The Legal 500 Insurance & Reinsurance: Indonesia provides a pragmatic overview of the law and practice of insurance and reinsurance law in Indonesia. The guide provides information about the current issues affecting insurance and reinsurance in Indonesia and addresses topics such as contract regulation, licensing, penalties, policyholder protection, and alternative dispute resolution.
Regulation of insurance contracts in Indonesia
In Indonesia, insurance contracts are primarily governed by Law No. 40 of 2014 concerning insurance, which was enacted on October 17, 2014, and most recently amended by Law No. 4 of 2023, dated January 12, 2023 (“Insurance Law“), and its implementing regulations. The Insurance Law and its implementing regulations are implemented in conjunction with the Indonesian Civil Code and the Indonesian Commercial Code. The insurance sector also is regulated and supervised by the Indonesian Financial Services Authority (Otoritas Jasa Keuangan or “OJK”).
An insurance contract, or insurance policy, is defined as a written deed of insurance contract or other documents equivalent to a deed of insurance contract, along with any other documents that form an inseparable part of the insurance contract. These documents contain an agreement between the insurance company or sharia insurance company and the policyholder, insured, or participant.
OJK Regulation No. 23/POJK.05/2015 concerning Insurance Products and Marketing of Insurance Products, dated November 26, 2015 (“OJK Reg. 23”), provides that that an insurance policy must not contain words, phrases, or sentences that could result in different interpretations of the covered risks, the insurance company’s obligations, or the obligations of the policyholder, insured, or participant. OJK Reg. 23 also provides that the wording used in an insurance policy must not create difficulties for the policyholder, insured, or participant in managing their rights.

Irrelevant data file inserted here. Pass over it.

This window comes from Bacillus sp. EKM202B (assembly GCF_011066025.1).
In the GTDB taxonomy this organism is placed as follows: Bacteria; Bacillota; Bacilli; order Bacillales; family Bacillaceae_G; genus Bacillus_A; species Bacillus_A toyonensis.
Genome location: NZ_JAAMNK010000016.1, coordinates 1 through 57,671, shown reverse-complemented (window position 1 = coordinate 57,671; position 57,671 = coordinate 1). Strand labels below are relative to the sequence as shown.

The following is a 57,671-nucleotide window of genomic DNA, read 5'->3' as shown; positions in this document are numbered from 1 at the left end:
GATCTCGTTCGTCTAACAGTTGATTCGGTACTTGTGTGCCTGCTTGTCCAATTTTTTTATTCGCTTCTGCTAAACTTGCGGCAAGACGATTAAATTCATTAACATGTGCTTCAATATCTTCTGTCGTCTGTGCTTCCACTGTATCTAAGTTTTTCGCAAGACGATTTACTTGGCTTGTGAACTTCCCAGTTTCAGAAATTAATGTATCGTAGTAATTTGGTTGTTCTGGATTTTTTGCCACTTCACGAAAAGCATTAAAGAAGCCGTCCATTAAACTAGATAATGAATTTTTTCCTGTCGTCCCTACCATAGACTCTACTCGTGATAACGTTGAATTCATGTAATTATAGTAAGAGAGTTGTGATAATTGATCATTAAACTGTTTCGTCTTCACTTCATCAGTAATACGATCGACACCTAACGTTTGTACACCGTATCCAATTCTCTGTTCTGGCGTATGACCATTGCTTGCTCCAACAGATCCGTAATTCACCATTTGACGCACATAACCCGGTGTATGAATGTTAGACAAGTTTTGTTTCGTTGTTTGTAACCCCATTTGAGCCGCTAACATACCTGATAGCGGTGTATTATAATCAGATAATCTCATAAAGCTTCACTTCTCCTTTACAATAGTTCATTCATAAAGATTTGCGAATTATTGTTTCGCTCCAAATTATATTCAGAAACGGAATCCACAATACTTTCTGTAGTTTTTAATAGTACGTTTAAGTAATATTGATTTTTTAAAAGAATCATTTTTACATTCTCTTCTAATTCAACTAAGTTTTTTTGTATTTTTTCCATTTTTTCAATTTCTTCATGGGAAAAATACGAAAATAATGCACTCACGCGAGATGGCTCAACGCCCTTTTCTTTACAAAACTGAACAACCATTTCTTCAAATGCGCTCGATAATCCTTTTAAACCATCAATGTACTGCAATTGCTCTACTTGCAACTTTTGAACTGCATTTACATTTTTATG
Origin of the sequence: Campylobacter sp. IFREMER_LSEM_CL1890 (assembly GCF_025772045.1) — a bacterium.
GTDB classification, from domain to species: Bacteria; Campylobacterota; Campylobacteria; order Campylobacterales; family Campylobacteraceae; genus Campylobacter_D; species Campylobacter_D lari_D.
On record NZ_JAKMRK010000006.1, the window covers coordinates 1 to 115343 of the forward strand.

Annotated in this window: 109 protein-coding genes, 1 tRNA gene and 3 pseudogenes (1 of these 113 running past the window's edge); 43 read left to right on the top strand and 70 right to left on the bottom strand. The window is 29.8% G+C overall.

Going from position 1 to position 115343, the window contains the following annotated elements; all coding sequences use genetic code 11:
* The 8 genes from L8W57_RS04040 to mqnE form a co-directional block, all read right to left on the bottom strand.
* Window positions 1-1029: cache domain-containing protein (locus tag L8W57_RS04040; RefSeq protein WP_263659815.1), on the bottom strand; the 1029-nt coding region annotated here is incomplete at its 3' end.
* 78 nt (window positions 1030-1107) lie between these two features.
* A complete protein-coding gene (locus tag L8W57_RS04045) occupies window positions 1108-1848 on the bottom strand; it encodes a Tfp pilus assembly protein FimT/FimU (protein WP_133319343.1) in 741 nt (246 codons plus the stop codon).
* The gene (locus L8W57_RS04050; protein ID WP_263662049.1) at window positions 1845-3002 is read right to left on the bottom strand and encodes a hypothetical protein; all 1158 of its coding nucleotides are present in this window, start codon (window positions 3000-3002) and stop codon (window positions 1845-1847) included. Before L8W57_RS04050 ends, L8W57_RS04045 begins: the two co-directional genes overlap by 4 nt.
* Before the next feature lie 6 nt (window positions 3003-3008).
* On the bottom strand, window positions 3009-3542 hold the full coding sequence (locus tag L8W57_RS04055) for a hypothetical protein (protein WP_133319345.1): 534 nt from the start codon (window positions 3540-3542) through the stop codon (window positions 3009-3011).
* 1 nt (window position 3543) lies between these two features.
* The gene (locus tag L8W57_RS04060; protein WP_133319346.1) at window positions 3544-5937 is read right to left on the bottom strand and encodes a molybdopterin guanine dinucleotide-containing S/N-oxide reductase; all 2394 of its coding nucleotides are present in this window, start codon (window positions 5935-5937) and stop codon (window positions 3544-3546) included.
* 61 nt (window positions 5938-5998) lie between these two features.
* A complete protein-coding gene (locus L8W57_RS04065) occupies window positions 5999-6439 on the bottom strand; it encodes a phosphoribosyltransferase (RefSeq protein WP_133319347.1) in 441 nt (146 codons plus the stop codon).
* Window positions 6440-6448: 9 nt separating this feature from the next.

OJK Reg. 23 further regulates the minimum provisions that must be contained in an insurance policy, such as the effective date of coverage, description of promised benefits, method of premium or contribution payment, and grace period for premium or contribution payment. Different minimum provisions apply for sharia-based insurance contracts.
Regulation of different types of insurers in Indonesia
The Insurance Law regulates different types of insurers differently, such as conventional and sharia insurance companies. Conventional insurers encompass businesses like health insurance and personal accident insurance companies, as well as reinsurance for risks associated with other conventional insurance companies.
Sharia insurance and sharia reinsurance businesses operate based on sharia principles. Each type of insurer is subject to different implementing regulations to which they must adhere. The regulations also vary depending on whether the insurance product is sharia-based.
Excerpted from The Legal 500 Insurance & Reinsurance comparative guide, published by Legalease Ltd.
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